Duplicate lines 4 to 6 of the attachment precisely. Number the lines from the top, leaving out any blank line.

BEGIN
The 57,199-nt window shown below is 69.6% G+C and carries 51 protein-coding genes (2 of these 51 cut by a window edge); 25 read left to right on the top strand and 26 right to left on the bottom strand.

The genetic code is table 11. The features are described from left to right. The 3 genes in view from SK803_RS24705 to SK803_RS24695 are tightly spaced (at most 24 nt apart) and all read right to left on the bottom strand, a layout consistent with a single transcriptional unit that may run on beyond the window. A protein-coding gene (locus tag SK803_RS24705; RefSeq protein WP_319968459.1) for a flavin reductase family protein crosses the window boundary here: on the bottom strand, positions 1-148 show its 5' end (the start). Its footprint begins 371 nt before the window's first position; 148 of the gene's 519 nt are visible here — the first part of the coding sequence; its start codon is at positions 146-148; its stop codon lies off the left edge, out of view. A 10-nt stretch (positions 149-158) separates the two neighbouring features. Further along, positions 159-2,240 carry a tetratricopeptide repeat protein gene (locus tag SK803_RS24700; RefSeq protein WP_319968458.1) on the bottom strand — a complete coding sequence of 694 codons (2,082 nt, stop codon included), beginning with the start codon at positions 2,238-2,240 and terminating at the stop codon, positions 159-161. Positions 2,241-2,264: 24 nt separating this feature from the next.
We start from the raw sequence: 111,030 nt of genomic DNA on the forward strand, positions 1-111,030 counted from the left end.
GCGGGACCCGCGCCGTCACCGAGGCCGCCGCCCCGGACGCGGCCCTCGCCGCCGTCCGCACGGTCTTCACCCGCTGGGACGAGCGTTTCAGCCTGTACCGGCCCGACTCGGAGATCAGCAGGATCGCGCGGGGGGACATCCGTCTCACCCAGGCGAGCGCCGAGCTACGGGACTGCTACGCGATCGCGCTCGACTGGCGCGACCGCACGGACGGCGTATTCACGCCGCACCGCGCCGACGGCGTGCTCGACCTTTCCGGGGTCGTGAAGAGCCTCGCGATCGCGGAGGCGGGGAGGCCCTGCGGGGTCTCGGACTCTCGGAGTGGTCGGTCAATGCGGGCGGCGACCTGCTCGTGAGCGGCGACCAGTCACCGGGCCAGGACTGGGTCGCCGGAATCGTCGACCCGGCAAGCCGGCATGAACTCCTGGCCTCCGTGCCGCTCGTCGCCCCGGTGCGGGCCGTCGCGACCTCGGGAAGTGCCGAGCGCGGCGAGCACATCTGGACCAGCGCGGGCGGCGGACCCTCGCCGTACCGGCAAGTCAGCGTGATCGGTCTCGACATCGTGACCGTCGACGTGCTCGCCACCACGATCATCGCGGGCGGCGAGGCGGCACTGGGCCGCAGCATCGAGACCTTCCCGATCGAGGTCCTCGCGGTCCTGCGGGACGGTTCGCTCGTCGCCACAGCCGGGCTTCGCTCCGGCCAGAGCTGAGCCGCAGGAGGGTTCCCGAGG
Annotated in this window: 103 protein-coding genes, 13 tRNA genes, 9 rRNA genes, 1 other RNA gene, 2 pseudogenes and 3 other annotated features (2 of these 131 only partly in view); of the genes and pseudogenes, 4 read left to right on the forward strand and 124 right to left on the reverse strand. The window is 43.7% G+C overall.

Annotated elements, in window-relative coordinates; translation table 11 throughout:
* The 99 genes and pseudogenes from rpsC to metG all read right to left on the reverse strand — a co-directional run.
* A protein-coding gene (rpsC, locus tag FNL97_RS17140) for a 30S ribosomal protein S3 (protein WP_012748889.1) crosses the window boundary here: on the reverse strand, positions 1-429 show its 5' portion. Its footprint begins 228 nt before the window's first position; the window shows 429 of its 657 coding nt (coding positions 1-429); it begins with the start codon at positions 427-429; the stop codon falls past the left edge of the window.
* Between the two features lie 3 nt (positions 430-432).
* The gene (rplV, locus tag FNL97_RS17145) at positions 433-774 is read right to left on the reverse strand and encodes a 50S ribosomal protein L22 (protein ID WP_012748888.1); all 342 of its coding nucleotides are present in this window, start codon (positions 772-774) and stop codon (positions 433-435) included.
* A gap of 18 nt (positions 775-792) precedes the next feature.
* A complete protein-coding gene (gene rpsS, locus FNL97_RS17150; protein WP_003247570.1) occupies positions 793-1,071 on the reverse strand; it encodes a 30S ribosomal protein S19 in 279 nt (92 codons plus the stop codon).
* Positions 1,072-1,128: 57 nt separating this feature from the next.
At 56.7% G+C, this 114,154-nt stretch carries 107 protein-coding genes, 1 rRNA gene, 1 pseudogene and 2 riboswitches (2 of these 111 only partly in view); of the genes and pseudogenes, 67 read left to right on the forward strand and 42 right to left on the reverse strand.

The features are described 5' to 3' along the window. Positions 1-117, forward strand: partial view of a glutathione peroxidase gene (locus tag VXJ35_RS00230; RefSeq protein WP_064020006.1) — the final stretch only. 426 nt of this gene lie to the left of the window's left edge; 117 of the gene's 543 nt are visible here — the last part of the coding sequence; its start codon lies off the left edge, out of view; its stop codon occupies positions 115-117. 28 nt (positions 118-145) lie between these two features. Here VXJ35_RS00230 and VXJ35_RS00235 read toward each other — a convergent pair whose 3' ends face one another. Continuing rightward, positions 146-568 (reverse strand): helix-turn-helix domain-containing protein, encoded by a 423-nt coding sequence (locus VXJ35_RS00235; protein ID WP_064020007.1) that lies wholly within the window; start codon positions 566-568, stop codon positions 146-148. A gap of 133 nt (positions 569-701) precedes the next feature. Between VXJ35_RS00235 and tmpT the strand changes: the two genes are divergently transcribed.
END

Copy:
GCGGGACCCGCGCCGTCACCGAGGCCGCCGCCCCGGACGCGGCCCTCGCCGCCGTCCGCACGGTCTTCACCCGCTGGGACGAGCGTTTCAGCCTGTACCGGCCCGACTCGGAGATCAGCAGGATCGCGCGGGGGGACATCCGTCTCACCCAGGCGAGCGCCGAGCTACGGGACTGCTACGCGATCGCGCTCGACTGGCGCGACCGCACGGACGGCGTATTCACGCCGCACCGCGCCGACGGCGTGCTCGACCTTTCCGGGGTCGTGAAGAGCCTCGCGATCGCGGAGGCGGGGAGGCCCTGCGGGGTCTCGGACTCTCGGAGTGGTCGGTCAATGCGGGCGGCGACCTGCTCGTGAGCGGCGACCAGTCACCGGGCCAGGACTGGGTCGCCGGAATCGTCGACCCGGCAAGCCGGCATGAACTCCTGGCCTCCGTGCCGCTCGTCGCCCCGGTGCGGGCCGTCGCGACCTCGGGAAGTGCCGAGCGCGGCGAGCACATCTGGACCAGCGCGGGCGGCGGACCCTCGCCGTACCGGCAAGTCAGCGTGATCGGTCTCGACATCGTGACCGTCGACGTGCTCGCCACCACGATCATCGCGGGCGGCGAGGCGGCACTGGGCCGCAGCATCGAGACCTTCCCGATCGAGGTCCTCGCGGTCCTGCGGGACGGTTCGCTCGTCGCCACAGCCGGGCTTCGCTCCGGCCAGAGCTGAGCCGCAGGAGGGTTCCCGAGG
Annotated in this window: 103 protein-coding genes, 13 tRNA genes, 9 rRNA genes, 1 other RNA gene, 2 pseudogenes and 3 other annotated features (2 of these 131 only partly in view); of the genes and pseudogenes, 4 read left to right on the forward strand and 124 right to left on the reverse strand. The window is 43.7% G+C overall.

Annotated elements, in window-relative coordinates; translation table 11 throughout: